Adhia told news agency Reuters on Saturday that the technology driving GST, India's biggest tax reform in the last 70 years, is robust and dismissed fears that the tax is too complicated.
"Everything is ready. We will roll out on July 1," he told Reuters in an interview at his office in North Block, a sandstone edifice in the heart of New Delhi dating from the British colonial era.
GST will require firms to file at least three online tax returns monthly into the GST Network, a massive IT back-end that will process up to 5 billion invoices a month, Reuters said in its report.
The compliance burden and the tax's complex structure -- has four main rates ranging from 5 to 28 percent -- have sparked fears of initial chaos.
In particular, businesses worry that they will struggle to reconcile invoices, blocking the flow of tax credits down supply chains, forcing them to commit time and effort to resolving disputes and reworking budgets, the report said.
A GST Council that brings together the federal and state governments has met 16 times to thrash out how the tax will work. It will meet again on Sunday, Reuters said.
Towards uniform taxation
"Many other countries had got VAT or GST quite early, but we started only in 2005. In India, we are now going to implement a single value-added tax across the value chain, which is a single tax levied by the Centre as well as the state governments. So you must have heard terms such as CGST, SGST — Central GST and State GST. Why are there two different nomenclatures? It is only to denote that some portion of it will go to the Centre, some to the state government. As far as the consumer is concerned, it is a single GST — the same rate on a single product anywhere in the country," Adhia told the Indian Express in a recent interview.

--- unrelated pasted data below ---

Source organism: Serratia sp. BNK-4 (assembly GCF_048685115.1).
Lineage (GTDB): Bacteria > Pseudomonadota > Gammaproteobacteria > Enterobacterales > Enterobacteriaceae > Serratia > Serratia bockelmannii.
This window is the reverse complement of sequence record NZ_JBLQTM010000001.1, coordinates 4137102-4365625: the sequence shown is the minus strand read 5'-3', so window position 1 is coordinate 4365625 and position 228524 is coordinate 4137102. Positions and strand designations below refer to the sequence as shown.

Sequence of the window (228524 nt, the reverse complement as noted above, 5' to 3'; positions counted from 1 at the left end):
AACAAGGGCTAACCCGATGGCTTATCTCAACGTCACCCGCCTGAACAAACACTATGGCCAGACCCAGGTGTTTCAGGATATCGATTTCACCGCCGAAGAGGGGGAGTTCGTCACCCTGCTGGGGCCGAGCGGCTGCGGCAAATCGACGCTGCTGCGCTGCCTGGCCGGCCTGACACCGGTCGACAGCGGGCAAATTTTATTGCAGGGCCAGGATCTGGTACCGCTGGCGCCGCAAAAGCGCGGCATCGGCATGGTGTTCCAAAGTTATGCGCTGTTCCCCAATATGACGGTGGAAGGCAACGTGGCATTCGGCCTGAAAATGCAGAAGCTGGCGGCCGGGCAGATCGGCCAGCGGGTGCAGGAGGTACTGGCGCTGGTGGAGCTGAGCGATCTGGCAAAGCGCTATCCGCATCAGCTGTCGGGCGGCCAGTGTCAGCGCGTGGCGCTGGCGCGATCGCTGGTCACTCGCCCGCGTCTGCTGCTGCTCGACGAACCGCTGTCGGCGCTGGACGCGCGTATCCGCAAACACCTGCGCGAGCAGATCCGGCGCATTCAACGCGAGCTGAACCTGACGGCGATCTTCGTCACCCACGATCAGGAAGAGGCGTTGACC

Adhia has been at the forefront of creating awareness about the GST regime, touring states across the country and interacting with the industry. While he concedes there will be difficulties and problems after the rollout, he has said that the government is trying to ensure that every single loose end is tightened ahead of the GST launch.
If a product attracts 18 percent tax, it will be the same rate of tax across the country. This will be divided between states and the Centre. So, 18 percent may be put in the bill as 9 percent State GST (SGST), 9 percent Central GST (CGST), and they are not two different taxes.
-- Hasmukh Adhia, revenue secretary with the Finance Ministry
"But unlike most other countries, where there is only one government collecting GST and then giving it to state governments, in our country we have a dual GST, in which the state governments want to keep separate control; they want to know how much of goods and services are consumed in their state and they want to keep a control on that number," Adhia said.
The multi-rate structure of the GST exempts or imposes a low rate of tax on essential items, while the top rate of 28 percent applies to items such as consumer durables.
Adhia said the GST would be reviewed on an ongoing basis, adding that he would like to see the top rate reduced in future.